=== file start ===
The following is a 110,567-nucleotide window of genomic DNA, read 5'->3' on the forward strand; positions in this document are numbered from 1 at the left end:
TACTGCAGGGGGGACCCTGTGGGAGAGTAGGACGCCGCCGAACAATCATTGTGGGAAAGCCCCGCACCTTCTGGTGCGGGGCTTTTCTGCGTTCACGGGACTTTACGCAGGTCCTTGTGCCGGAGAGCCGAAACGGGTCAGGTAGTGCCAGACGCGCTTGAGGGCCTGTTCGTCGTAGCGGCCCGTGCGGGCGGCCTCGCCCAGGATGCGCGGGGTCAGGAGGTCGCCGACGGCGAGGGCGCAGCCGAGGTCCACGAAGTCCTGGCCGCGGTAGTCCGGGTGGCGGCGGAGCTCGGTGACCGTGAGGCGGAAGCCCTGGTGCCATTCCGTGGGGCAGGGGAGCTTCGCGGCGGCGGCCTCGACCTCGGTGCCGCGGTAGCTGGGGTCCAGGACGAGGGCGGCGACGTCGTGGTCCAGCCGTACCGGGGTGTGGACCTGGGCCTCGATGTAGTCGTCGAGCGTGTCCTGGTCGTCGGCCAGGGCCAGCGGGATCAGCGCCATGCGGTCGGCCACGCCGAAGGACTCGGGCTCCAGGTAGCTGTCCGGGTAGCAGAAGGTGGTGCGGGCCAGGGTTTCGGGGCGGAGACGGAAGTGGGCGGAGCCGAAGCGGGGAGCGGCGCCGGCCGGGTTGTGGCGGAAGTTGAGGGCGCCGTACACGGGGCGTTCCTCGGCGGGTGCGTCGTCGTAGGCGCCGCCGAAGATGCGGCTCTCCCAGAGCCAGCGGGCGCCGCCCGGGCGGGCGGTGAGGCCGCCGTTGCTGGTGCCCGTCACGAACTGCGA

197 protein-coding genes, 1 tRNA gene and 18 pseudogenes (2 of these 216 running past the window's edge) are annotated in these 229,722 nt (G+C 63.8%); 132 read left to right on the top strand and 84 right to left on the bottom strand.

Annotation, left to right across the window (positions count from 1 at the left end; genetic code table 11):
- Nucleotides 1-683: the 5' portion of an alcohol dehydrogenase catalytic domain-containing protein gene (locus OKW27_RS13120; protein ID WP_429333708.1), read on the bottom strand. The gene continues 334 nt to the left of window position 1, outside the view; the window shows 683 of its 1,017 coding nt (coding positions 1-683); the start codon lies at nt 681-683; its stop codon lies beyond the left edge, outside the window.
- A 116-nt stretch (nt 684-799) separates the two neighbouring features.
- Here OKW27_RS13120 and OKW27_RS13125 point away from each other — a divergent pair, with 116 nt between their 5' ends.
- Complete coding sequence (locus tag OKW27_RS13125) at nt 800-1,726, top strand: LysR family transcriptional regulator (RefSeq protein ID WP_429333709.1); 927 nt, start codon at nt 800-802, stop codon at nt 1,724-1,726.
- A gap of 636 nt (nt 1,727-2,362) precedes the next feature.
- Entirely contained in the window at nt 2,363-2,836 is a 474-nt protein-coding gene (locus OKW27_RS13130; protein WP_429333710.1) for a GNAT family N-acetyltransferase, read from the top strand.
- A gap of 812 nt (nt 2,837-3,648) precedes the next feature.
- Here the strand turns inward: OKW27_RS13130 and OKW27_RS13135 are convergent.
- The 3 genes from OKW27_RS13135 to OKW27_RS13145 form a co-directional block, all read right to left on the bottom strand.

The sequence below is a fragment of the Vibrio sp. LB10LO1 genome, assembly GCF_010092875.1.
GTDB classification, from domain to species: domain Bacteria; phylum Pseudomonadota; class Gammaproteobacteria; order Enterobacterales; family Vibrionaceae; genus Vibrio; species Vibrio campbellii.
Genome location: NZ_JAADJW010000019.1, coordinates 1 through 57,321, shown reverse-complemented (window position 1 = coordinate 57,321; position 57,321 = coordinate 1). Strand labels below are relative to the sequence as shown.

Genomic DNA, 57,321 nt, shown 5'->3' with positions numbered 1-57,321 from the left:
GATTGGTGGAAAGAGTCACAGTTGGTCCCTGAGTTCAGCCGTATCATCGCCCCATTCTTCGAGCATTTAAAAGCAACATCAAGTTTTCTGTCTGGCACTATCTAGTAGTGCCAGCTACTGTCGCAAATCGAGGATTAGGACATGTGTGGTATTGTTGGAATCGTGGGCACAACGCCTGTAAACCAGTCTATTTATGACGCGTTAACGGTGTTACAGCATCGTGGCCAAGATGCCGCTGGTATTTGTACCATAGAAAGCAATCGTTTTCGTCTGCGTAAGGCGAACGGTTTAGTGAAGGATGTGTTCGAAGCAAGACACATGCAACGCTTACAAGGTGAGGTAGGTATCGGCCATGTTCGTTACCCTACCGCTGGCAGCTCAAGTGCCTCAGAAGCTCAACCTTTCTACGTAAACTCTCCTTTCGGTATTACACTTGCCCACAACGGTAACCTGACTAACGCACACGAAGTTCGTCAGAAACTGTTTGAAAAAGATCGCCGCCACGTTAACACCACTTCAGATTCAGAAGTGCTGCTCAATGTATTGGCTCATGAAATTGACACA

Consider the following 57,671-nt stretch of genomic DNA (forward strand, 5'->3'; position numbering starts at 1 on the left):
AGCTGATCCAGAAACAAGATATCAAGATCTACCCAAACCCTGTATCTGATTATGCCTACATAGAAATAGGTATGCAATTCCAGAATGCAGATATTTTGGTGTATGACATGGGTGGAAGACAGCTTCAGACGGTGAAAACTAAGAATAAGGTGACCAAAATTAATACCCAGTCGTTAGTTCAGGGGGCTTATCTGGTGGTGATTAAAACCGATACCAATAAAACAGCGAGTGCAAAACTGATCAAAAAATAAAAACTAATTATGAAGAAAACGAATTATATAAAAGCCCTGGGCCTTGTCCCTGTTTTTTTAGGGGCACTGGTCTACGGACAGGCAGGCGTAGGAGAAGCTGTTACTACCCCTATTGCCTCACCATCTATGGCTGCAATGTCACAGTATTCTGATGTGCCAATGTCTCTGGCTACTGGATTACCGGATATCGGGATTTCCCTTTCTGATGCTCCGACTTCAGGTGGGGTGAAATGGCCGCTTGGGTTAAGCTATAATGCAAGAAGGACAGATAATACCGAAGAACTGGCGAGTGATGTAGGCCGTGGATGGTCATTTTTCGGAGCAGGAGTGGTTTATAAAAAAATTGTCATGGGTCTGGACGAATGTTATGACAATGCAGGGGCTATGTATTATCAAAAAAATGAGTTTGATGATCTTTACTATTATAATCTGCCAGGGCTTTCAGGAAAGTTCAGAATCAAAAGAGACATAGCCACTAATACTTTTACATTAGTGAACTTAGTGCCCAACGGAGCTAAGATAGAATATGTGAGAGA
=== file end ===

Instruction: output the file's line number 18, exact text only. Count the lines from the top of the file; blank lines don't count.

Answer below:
GATTGGTGGAAAGAGTCACAGTTGGTCCCTGAGTTCAGCCGTATCATCGCCCCATTCTTCGAGCATTTAAAAGCAACATCAAGTTTTCTGTCTGGCACTATCTAGTAGTGCCAGCTACTGTCGCAAATCGAGGATTAGGACATGTGTGGTATTGTTGGAATCGTGGGCACAACGCCTGTAAACCAGTCTATTTATGACGCGTTAACGGTGTTACAGCATCGTGGCCAAGATGCCGCTGGTATTTGTACCATAGAAAGCAATCGTTTTCGTCTGCGTAAGGCGAACGGTTTAGTGAAGGATGTGTTCGAAGCAAGACACATGCAACGCTTACAAGGTGAGGTAGGTATCGGCCATGTTCGTTACCCTACCGCTGGCAGCTCAAGTGCCTCAGAAGCTCAACCTTTCTACGTAAACTCTCCTTTCGGTATTACACTTGCCCACAACGGTAACCTGACTAACGCACACGAAGTTCGTCAGAAACTGTTTGAAAAAGATCGCCGCCACGTTAACACCACTTCAGATTCAGAAGTGCTGCTCAATGTATTGGCTCATGAAATTGACACA